In the aftermath of the recession, companies are being forced to quickly regain their footing as the industry continues to rebuild and move forward. And, for a majority of discrete manufacturers, that means refocusing resources on customer retention and growth, rather than new customer acquisition.
According to a recent study conducted by IDC Manufacturing Insights on behalf of Infor and IBM with over 700 small and medium-sized enterprises in the discrete manufacturing industry, companies are shifting gears to succeed in this new business environment. New initiatives are moving to the forefront of many manufacturers agendas to enable them to achieve their goals, such as operational excellence and customer satisfaction.
However, increasing complexities in the marketplace are making it even harder for manufacturers to keep up with increased demand. For example, global competition, fast-paced business environments and unstable raw material prices are just some of the challenges that medium-sized discrete manufacturers are trying to combat to emerge stronger and leaner post-recession.
Manufacturers across the globe recognize they need to make changes in order to remain competitive.
Project Management is Key
As such, discrete manufacturers are returning to basics and focusing on protecting their existing client-base and market share from increased competition. To do this however, they have to improve the bid and project management process -- which is essential for profitability and customer satisfaction.
So bid and project management will be taking center stage this year, particularly for those in the industrial equipment and hi-tech sectors. However, most manufacturers admit there is a substantial gap between where their bid and project management capabilities are currently, and where they need to be to succeed in today's economy.
Properly Managing Risk
Every time a new project is taken on there is a risk. Manufacturers need to understand customer requirements at the beginning of a project because every project requires an investment in financials, manufacturing, people and resources, and a failed project could have a significant impact on customer satisfaction and productivity.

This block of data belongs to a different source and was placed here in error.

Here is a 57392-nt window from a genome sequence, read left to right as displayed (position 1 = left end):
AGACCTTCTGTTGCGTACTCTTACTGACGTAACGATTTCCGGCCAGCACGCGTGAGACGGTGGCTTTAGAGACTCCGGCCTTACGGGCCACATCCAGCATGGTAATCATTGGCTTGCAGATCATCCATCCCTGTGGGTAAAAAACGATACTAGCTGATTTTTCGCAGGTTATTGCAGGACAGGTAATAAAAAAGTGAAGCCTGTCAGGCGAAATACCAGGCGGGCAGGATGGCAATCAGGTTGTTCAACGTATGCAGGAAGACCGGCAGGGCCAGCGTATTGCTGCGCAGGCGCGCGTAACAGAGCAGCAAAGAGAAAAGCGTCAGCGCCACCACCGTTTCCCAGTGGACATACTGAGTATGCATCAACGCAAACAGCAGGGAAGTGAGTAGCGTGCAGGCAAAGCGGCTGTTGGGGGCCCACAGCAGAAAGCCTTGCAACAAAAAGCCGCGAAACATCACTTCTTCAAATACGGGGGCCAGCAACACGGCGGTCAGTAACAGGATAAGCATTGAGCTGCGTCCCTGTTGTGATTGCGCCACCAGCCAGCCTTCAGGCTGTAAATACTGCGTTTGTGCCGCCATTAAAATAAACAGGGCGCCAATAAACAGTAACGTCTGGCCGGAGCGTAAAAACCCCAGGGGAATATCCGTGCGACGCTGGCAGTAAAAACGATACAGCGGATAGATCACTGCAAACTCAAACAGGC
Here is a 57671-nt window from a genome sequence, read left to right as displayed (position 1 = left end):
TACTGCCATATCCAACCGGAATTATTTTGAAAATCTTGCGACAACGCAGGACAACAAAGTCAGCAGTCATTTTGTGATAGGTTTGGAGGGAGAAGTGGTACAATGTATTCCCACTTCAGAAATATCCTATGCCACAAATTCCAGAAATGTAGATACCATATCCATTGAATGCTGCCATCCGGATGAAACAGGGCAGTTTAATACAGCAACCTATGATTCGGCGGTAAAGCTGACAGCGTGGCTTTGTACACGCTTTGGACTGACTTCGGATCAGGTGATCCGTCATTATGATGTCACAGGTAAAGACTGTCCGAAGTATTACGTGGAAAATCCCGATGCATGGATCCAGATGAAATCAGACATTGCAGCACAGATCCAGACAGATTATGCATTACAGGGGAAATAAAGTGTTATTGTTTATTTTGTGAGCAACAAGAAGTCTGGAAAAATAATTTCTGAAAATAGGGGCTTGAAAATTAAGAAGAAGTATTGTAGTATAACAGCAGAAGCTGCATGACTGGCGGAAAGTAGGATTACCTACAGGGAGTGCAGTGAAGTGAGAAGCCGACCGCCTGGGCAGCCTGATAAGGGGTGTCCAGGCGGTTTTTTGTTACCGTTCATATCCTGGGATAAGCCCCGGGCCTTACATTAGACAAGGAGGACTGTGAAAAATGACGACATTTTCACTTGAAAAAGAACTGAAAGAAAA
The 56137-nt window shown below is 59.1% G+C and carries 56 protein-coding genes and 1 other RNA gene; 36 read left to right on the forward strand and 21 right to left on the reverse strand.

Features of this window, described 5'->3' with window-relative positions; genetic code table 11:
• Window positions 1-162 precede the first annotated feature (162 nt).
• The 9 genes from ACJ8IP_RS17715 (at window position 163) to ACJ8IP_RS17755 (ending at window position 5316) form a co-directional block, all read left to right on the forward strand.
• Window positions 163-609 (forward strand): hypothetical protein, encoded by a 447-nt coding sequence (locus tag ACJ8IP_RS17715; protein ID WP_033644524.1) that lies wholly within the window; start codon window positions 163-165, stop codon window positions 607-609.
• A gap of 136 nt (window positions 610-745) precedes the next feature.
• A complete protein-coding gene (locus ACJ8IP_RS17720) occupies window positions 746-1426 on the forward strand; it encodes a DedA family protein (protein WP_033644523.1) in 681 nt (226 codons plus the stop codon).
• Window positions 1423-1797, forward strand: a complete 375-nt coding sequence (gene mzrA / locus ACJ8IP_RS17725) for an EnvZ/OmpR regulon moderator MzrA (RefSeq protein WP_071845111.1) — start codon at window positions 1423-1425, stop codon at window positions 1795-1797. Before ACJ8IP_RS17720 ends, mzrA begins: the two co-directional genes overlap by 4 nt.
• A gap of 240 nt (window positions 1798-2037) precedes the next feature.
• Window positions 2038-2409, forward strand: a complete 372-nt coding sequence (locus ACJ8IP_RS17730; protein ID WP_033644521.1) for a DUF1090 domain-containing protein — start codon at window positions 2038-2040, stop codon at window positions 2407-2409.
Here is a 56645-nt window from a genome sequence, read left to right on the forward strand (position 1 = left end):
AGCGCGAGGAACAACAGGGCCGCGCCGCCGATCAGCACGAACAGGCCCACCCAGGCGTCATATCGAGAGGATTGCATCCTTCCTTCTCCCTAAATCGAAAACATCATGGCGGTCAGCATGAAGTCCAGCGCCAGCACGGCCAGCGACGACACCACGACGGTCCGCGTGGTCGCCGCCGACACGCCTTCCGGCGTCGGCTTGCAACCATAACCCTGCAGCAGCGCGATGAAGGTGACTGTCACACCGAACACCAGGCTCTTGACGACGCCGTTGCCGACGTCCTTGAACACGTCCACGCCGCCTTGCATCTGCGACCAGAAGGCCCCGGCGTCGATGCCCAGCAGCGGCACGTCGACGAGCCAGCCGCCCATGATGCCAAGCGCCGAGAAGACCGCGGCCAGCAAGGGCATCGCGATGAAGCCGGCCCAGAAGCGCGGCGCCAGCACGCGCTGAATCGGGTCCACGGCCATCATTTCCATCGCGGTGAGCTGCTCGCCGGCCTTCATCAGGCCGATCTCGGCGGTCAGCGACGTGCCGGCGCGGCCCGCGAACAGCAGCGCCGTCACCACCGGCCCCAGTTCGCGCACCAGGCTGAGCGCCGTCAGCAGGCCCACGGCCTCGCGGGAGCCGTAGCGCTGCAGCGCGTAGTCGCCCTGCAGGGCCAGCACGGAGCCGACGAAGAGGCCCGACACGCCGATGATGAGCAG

In places where high capital investment items are produced, well managed bid and project management makes an enormous impact on the bottom line. However, traditional bid and project management tends to fall short of achieving this best practice. And, with customer retention strategies demanding increased investment, the contingency to absorb these inefficiencies simply isn't there -- any deviation from best practice eats directly into a manufacturer's profitability.
In addition, as raw materials costs continue to rise, particularly for the metal fabrication industry, and prices continue to be driven down, the only viable approach to increasing profitability is to 'turn up' the efficiency of the manufacturing process itself. While cost cutting and productivity optimization have always been a focus, manufacturers must now look far and wide at where additional savings can be derived, and based on the IDC findings, bid and project profitability is unchartered territory for many.
The Importance of Technology
The biggest challenge in bridging this gap it seems, is system capabilities. While traditional Material Requirements Planning (MRP) based Enterprise Resource Planning (ERP) systems are effective in supporting production, managing inventory and tracking costs, many fall short of meeting today's new complex requirements.
Most of those surveyed recognize ERP as beneficial to a number of business initiatives from improved decision-making and overall profitability to inventory optimization and sales revenue growth. However, only a few respondents perceived ERP to add value to bid and project management.
If you're one of the many manufacturers who have an ERP system which is five to 10 years old, it is likely that you also face a vast gap between the system capabilities of your ERP and business requirements to boost bid and project profitability.
It is important to note that solutions are continually evolving and companies offer products with functionally built-in to maximize profitability from bid and project management. And, these are flexible enough to fit individual business requirements and evolve with business demands, while offering low total cost of ownership (TCO).
While historically discrete manufacturers may not think ERP systems can service this sector properly, their existing ERP systems can be reconfigured to help them solve a variety of challenges. Successfully managing bid and project management is a critical business need and ERP systems are capable of helping handle it.
Investing in the Future
Increasing complexity and unfavorable economic conditions has lead to a great deal of uncertainty throughout the discrete manufacturing sector. As a result, discrete manufacturers should think about investing in IT systems that can streamline and automate processes wherever possible, adjust easily to change, and extract valuable real-time business intelligence from all the data business applications generate.
The adoption of IT will be critical to provide better service and ERP systems will prove invaluable for discrete manufacturers that want to remain competition post-recession. Technology investment will be key to achieving business goals outlined in the study such as customer fulfilment, bid and project management and demand planning.
Andrew Kinder is director of Solutions Marketing for EMEA, Infor.